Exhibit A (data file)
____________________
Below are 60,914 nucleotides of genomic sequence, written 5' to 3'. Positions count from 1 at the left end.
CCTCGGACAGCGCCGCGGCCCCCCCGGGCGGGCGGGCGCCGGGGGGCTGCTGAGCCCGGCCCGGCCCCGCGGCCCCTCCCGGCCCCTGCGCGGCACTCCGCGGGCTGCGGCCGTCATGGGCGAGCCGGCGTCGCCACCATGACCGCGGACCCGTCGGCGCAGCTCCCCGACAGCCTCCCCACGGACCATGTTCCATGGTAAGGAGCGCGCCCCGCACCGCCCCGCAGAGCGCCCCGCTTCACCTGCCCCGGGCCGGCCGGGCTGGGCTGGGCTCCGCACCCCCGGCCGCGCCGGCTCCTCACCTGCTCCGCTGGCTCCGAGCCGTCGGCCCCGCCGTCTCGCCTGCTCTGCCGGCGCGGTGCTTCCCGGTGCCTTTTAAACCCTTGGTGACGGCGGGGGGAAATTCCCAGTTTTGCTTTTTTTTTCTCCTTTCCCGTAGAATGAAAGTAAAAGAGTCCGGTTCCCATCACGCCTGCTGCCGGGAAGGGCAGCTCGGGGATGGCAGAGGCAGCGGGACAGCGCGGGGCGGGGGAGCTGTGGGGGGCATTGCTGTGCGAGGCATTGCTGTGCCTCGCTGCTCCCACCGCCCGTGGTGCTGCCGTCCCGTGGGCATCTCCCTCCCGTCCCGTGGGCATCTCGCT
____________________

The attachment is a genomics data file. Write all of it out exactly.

Below are 60,914 nucleotides of genomic sequence, written 5' to 3'. Positions count from 1 at the left end.
CCTCGGACAGCGCCGCGGCCCCCCCGGGCGGGCGGGCGCCGGGGGGCTGCTGAGCCCGGCCCGGCCCCGCGGCCCCTCCCGGCCCCTGCGCGGCACTCCGCGGGCTGCGGCCGTCATGGGCGAGCCGGCGTCGCCACCATGACCGCGGACCCGTCGGCGCAGCTCCCCGACAGCCTCCCCACGGACCATGTTCCATGGTAAGGAGCGCGCCCCGCACCGCCCCGCAGAGCGCCCCGCTTCACCTGCCCCGGGCCGGCCGGGCTGGGCTGGGCTCCGCACCCCCGGCCGCGCCGGCTCCTCACCTGCTCCGCTGGCTCCGAGCCGTCGGCCCCGCCGTCTCGCCTGCTCTGCCGGCGCGGTGCTTCCCGGTGCCTTTTAAACCCTTGGTGACGGCGGGGGGAAATTCCCAGTTTTGCTTTTTTTTTCTCCTTTCCCGTAGAATGAAAGTAAAAGAGTCCGGTTCCCATCACGCCTGCTGCCGGGAAGGGCAGCTCGGGGATGGCAGAGGCAGCGGGACAGCGCGGGGCGGGGGAGCTGTGGGGGGCATTGCTGTGCGAGGCATTGCTGTGCCTCGCTGCTCCCACCGCCCGTGGTGCTGCCGTCCCGTGGGCATCTCCCTCCCGTCCCGTGGGCATCTCGCT